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Killing-Blow-art - 8/22/04


"The Killing Blow Dilemma; A Modest Suggestion for Its Partial Resolution" by Lord Daniel Raoul le Vascon.


NOTE: See also the files: 12thC-Hole-art, marshalling-msg, Shield-Balanc-art, Chalngs-Boasts-art, melee-tactics-art, b-battles-art, tournaments-art.





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                               Thank you,

                                    Mark S. Harris

                                    AKA:  Stefan li Rous

                                         stefan at florilegium.org



The Killing Blow Dilemma; A Modest Suggestion for Its Partial Resolution

by Ld. Daniel Raoul le Vascon du Navarre'

mka Daniel C. Phelps


As a member of over 12 years standing who has lived in three kingdoms and attended numerous Pennsic, Estrella and Gulf Wars  but has never, in all that time, donned armor or swung a stick of rattan; I have listened with detached and often bemused interest over the years to various and sundry debates over blow calling.  In listening to persons who recall fighting in freon can helms and very little else as well as those who joined when I did, one observation seems to stand out.  The general impression is that fighters hit harder now then they did in the past.  The explanation suggested for this phenomenon is that over time, as armor regulations have become more and more stringent, armor has incrementally improved in its ability to blunt the force of blows.  As a result it is the general consensus of opinion among those with whom I have conversed that fighters have had to hit ever harder to have their blows called.  


If this supposition is indeed even partially true I have a modest suggestion which might help address the phenomenon.  Legend has it that in our historical period many units of measure were based on the attributes of the reigning sovereign.  The foot for instance was presumably based on the length of the king's foot.  I suggest that a period solution to our dilemma would be to attempt to gauge killing blows in reference to the strength of "the sovereign's arm."  Ideally before a tournament, just like armor inspection, blow referencing would occur.  The sovereign by right of arms or his or her designee "the sovereign's arm" would strike each prospective combatant a series of reference blows, saying; "On this day and upon my authority I deem these to be minimal killing blows.  Go forth and fight as if your rightful sovereign were to strike you with such."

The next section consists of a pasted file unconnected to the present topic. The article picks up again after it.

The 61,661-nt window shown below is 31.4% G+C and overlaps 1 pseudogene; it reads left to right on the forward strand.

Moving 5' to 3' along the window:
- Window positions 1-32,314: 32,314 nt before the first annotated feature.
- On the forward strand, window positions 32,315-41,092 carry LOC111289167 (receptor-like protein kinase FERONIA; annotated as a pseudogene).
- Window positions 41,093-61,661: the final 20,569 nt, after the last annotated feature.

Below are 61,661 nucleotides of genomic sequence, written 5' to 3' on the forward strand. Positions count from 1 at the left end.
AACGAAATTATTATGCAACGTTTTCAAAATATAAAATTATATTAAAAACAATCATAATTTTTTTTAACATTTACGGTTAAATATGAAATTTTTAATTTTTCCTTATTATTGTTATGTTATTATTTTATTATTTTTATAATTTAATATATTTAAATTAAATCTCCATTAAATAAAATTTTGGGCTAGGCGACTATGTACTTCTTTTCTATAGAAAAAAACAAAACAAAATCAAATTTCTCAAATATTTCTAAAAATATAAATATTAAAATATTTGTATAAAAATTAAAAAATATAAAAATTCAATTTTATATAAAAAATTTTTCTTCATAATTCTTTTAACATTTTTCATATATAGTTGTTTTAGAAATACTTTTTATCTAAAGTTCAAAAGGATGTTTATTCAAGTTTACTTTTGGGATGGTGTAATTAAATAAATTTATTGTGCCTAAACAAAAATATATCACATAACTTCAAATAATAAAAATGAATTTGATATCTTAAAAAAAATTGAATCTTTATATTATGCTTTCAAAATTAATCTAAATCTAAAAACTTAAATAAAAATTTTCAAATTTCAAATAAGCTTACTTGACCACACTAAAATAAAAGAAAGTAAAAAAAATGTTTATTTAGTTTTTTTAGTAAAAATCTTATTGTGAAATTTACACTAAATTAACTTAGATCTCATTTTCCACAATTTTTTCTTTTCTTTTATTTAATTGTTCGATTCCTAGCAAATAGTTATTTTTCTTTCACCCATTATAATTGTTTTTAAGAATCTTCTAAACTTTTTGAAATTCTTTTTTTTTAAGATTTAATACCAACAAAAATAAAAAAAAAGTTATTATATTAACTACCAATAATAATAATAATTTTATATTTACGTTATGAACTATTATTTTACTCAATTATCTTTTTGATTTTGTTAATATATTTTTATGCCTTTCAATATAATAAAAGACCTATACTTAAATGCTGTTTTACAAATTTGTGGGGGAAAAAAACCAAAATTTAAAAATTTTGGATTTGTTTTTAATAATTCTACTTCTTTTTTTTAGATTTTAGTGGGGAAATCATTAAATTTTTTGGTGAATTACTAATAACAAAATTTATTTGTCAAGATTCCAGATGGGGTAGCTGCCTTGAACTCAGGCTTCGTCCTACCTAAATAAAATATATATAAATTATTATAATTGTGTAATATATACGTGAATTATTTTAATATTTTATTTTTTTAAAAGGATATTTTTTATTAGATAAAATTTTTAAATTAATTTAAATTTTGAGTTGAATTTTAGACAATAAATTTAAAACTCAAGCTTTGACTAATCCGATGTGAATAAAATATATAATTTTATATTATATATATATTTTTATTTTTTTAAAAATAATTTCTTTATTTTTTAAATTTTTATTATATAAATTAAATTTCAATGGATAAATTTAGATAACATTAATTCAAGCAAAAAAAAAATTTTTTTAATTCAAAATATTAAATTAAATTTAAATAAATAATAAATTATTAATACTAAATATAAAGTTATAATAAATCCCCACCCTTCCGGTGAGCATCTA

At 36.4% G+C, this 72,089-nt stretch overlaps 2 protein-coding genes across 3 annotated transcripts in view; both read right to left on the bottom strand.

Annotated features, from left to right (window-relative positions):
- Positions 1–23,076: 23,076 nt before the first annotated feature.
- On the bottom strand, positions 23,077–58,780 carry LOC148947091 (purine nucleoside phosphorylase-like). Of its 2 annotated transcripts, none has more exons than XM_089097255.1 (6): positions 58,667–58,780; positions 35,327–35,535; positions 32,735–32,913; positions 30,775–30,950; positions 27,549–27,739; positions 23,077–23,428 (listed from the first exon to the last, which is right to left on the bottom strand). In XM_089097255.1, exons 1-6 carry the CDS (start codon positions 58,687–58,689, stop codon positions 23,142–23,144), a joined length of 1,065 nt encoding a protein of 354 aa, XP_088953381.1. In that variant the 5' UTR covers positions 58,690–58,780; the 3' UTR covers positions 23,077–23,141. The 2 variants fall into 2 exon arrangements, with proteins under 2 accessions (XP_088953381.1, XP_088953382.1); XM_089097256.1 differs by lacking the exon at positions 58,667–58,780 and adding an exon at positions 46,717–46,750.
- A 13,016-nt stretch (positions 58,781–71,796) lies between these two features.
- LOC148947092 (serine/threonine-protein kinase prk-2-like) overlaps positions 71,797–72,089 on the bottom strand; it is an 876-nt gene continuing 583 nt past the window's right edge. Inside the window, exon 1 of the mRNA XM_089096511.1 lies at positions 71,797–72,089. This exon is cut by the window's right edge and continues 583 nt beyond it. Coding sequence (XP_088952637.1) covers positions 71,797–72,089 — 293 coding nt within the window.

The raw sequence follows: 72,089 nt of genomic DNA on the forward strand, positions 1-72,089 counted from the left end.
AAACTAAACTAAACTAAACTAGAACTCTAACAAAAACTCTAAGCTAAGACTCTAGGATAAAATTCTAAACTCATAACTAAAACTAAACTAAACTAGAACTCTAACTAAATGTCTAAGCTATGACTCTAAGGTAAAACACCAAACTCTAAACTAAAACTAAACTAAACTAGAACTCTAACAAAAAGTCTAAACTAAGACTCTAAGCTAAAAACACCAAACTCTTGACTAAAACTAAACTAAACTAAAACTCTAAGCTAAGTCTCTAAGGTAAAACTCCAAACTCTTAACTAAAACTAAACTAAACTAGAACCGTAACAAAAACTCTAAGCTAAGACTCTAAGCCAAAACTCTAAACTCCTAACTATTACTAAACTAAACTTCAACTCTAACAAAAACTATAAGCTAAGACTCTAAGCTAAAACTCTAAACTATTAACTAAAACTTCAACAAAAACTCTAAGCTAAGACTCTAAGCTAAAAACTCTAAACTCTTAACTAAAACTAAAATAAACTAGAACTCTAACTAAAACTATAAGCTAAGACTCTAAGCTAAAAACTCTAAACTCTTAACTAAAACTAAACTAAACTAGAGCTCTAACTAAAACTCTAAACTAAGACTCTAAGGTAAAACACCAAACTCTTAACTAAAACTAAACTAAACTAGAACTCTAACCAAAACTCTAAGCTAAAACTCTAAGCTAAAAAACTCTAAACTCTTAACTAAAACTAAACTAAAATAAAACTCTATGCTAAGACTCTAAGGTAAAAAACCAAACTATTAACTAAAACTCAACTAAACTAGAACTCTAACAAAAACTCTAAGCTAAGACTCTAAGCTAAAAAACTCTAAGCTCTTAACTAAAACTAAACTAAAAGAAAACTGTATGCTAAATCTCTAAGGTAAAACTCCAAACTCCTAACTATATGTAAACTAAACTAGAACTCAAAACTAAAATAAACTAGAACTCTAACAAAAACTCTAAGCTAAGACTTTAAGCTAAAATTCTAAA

While it is intuitively obvious that these measures will not constitute a panacea;  I suggest that they will tend to provide, on any given day, a reference standard against which to gauge blows objectively.  This and the peer pressure generated by these measures might, over time, go a long way in addressing the issue of blow acceptance by means other than the direct escalation of force.  The measures I propose are not, as I see them, at odds with the fundamental paradigm of Society combat that "...only the fighter struck can truly judge a blow..."  but supplement it by fostering a normalization of perception through direct feedback administered with due deference to the honor and integrity of all concerned.


Well  such is the opinion of one gladsome perennial spectator who has, on more than one occasion, winced and said to himself; "Ouch that last blow must have really stung."


As always and ever amused,


Ld. Daniel Raoul le Vascon du Navarre'



Copyright 1999 by Daniel C. Phelps, 3359B Trafalgar Square, Tallahassee, Florida 32301.  email: <phelpsd at gate.net>. Permission is granted for republication in

SCA-related publications, provided the author is credited and receives a copy.


If this article is reprinted in a publication, I would appreciate a notice in

the publication that you found this article in the Florilegium. I would also

appreciate an email to myself, so that I can track which articles are being

reprinted. Thanks. -Stefan.


<the end>

Formatting copyright © Mark S. Harris (THLord Stefan li Rous).
All other copyrights are property of the original article and message authors.

Comments to the Editor: stefan at florilegium.org